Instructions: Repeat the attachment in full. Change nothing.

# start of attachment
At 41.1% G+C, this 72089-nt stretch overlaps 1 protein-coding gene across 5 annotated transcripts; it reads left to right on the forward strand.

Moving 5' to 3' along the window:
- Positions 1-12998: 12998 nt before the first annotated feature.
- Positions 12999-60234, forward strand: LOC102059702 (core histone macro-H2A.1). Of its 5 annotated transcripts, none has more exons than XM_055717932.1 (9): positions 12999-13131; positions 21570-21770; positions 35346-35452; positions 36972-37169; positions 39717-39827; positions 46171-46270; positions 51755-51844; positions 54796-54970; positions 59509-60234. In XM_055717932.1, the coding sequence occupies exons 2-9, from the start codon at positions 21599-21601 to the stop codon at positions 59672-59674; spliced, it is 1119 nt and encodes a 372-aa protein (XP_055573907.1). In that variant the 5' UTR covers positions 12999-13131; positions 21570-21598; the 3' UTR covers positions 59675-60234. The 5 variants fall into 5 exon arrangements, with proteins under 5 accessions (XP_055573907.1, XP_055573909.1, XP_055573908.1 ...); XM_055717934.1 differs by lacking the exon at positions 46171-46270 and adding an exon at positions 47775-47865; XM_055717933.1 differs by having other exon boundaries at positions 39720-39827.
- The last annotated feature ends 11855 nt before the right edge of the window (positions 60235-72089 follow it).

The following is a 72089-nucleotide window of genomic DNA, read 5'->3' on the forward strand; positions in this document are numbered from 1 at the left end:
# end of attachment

At 41.1% G+C, this 72089-nt stretch overlaps 1 protein-coding gene across 5 annotated transcripts; it reads left to right on the forward strand.

Moving 5' to 3' along the window:
- Positions 1-12998: 12998 nt before the first annotated feature.
- Positions 12999-60234, forward strand: LOC102059702 (core histone macro-H2A.1). Of its 5 annotated transcripts, none has more exons than XM_055717932.1 (9): positions 12999-13131; positions 21570-21770; positions 35346-35452; positions 36972-37169; positions 39717-39827; positions 46171-46270; positions 51755-51844; positions 54796-54970; positions 59509-60234. In XM_055717932.1, the coding sequence occupies exons 2-9, from the start codon at positions 21599-21601 to the stop codon at positions 59672-59674; spliced, it is 1119 nt and encodes a 372-aa protein (XP_055573907.1). In that variant the 5' UTR covers positions 12999-13131; positions 21570-21598; the 3' UTR covers positions 59675-60234. The 5 variants fall into 5 exon arrangements, with proteins under 5 accessions (XP_055573907.1, XP_055573909.1, XP_055573908.1 ...); XM_055717934.1 differs by lacking the exon at positions 46171-46270 and adding an exon at positions 47775-47865; XM_055717933.1 differs by having other exon boundaries at positions 39720-39827.
- The last annotated feature ends 11855 nt before the right edge of the window (positions 60235-72089 follow it).

The following is a 72089-nucleotide window of genomic DNA, read 5'->3' on the forward strand; positions in this document are numbered from 1 at the left end: